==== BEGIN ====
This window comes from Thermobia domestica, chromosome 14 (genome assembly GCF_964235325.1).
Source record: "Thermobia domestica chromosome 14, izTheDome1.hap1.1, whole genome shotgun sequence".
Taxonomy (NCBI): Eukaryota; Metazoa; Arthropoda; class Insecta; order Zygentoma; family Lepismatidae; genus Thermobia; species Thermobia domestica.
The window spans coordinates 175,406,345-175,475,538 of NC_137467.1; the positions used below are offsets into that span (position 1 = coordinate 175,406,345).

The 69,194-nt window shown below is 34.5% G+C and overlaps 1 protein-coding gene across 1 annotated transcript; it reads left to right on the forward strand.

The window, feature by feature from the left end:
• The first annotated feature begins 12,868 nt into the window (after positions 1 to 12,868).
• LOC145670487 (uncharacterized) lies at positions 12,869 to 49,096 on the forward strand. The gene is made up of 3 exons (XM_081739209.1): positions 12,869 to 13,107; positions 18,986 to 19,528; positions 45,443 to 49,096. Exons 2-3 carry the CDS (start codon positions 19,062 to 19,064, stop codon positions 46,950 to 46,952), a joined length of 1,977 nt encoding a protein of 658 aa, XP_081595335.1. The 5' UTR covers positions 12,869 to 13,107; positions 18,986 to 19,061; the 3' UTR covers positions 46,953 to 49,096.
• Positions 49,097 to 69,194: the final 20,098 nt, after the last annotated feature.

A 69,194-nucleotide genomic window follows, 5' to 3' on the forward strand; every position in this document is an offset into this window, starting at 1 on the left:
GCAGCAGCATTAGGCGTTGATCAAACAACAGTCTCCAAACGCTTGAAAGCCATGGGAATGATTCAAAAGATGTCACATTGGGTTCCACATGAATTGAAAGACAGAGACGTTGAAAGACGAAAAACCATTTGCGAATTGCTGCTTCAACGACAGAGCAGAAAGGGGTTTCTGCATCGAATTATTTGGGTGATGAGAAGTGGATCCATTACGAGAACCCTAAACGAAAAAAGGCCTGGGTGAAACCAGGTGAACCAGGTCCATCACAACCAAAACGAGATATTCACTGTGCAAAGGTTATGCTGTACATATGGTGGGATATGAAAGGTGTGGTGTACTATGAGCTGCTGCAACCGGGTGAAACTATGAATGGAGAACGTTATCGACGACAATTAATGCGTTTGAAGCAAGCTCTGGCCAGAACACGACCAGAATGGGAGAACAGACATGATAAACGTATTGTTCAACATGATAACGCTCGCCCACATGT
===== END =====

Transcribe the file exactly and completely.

This window comes from Thermobia domestica, chromosome 14 (genome assembly GCF_964235325.1).
Source record: "Thermobia domestica chromosome 14, izTheDome1.hap1.1, whole genome shotgun sequence".
Taxonomy (NCBI): Eukaryota; Metazoa; Arthropoda; class Insecta; order Zygentoma; family Lepismatidae; genus Thermobia; species Thermobia domestica.
The window spans coordinates 175,406,345-175,475,538 of NC_137467.1; the positions used below are offsets into that span (position 1 = coordinate 175,406,345).

The 69,194-nt window shown below is 34.5% G+C and overlaps 1 protein-coding gene across 1 annotated transcript; it reads left to right on the forward strand.

The window, feature by feature from the left end:
• The first annotated feature begins 12,868 nt into the window (after positions 1 to 12,868).
• LOC145670487 (uncharacterized) lies at positions 12,869 to 49,096 on the forward strand. The gene is made up of 3 exons (XM_081739209.1): positions 12,869 to 13,107; positions 18,986 to 19,528; positions 45,443 to 49,096. Exons 2-3 carry the CDS (start codon positions 19,062 to 19,064, stop codon positions 46,950 to 46,952), a joined length of 1,977 nt encoding a protein of 658 aa, XP_081595335.1. The 5' UTR covers positions 12,869 to 13,107; positions 18,986 to 19,061; the 3' UTR covers positions 46,953 to 49,096.
• Positions 49,097 to 69,194: the final 20,098 nt, after the last annotated feature.

A 69,194-nucleotide genomic window follows, 5' to 3' on the forward strand; every position in this document is an offset into this window, starting at 1 on the left:
GCAGCAGCATTAGGCGTTGATCAAACAACAGTCTCCAAACGCTTGAAAGCCATGGGAATGATTCAAAAGATGTCACATTGGGTTCCACATGAATTGAAAGACAGAGACGTTGAAAGACGAAAAACCATTTGCGAATTGCTGCTTCAACGACAGAGCAGAAAGGGGTTTCTGCATCGAATTATTTGGGTGATGAGAAGTGGATCCATTACGAGAACCCTAAACGAAAAAAGGCCTGGGTGAAACCAGGTGAACCAGGTCCATCACAACCAAAACGAGATATTCACTGTGCAAAGGTTATGCTGTACATATGGTGGGATATGAAAGGTGTGGTGTACTATGAGCTGCTGCAACCGGGTGAAACTATGAATGGAGAACGTTATCGACGACAATTAATGCGTTTGAAGCAAGCTCTGGCCAGAACACGACCAGAATGGGAGAACAGACATGATAAACGTATTGTTCAACATGATAACGCTCGCCCACATGT